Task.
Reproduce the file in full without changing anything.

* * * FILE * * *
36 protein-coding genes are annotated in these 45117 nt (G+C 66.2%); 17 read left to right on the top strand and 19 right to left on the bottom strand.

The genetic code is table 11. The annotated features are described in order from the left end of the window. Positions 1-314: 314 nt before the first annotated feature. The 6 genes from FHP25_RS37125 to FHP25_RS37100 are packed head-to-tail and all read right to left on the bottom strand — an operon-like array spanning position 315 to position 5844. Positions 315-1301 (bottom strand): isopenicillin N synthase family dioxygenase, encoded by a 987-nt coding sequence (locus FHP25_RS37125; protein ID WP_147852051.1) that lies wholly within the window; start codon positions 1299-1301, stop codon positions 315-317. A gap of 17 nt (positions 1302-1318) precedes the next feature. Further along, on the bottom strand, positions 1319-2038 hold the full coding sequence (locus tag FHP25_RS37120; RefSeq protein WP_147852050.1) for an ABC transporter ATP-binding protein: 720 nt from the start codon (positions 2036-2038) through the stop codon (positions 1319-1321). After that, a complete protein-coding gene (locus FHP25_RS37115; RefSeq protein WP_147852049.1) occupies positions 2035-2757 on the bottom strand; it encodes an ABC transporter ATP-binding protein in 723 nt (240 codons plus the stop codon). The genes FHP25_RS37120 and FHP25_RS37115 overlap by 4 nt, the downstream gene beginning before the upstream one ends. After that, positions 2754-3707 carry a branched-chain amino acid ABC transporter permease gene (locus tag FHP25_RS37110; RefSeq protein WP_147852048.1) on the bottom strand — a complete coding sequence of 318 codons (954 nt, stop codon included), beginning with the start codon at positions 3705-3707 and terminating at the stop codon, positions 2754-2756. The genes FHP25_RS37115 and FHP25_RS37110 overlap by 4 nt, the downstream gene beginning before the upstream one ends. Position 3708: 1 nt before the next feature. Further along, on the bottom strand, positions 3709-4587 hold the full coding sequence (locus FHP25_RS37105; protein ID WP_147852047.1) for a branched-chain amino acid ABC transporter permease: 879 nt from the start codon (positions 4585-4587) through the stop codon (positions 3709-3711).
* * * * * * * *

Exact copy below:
36 protein-coding genes are annotated in these 45117 nt (G+C 66.2%); 17 read left to right on the top strand and 19 right to left on the bottom strand.

The genetic code is table 11. The annotated features are described in order from the left end of the window. Positions 1-314: 314 nt before the first annotated feature. The 6 genes from FHP25_RS37125 to FHP25_RS37100 are packed head-to-tail and all read right to left on the bottom strand — an operon-like array spanning position 315 to position 5844. Positions 315-1301 (bottom strand): isopenicillin N synthase family dioxygenase, encoded by a 987-nt coding sequence (locus FHP25_RS37125; protein ID WP_147852051.1) that lies wholly within the window; start codon positions 1299-1301, stop codon positions 315-317. A gap of 17 nt (positions 1302-1318) precedes the next feature. Further along, on the bottom strand, positions 1319-2038 hold the full coding sequence (locus tag FHP25_RS37120; RefSeq protein WP_147852050.1) for an ABC transporter ATP-binding protein: 720 nt from the start codon (positions 2036-2038) through the stop codon (positions 1319-1321). After that, a complete protein-coding gene (locus FHP25_RS37115; RefSeq protein WP_147852049.1) occupies positions 2035-2757 on the bottom strand; it encodes an ABC transporter ATP-binding protein in 723 nt (240 codons plus the stop codon). The genes FHP25_RS37120 and FHP25_RS37115 overlap by 4 nt, the downstream gene beginning before the upstream one ends. After that, positions 2754-3707 carry a branched-chain amino acid ABC transporter permease gene (locus tag FHP25_RS37110; RefSeq protein WP_147852048.1) on the bottom strand — a complete coding sequence of 318 codons (954 nt, stop codon included), beginning with the start codon at positions 3705-3707 and terminating at the stop codon, positions 2754-2756. The genes FHP25_RS37115 and FHP25_RS37110 overlap by 4 nt, the downstream gene beginning before the upstream one ends. Position 3708: 1 nt before the next feature. Further along, on the bottom strand, positions 3709-4587 hold the full coding sequence (locus FHP25_RS37105; protein ID WP_147852047.1) for a branched-chain amino acid ABC transporter permease: 879 nt from the start codon (positions 4585-4587) through the stop codon (positions 3709-3711).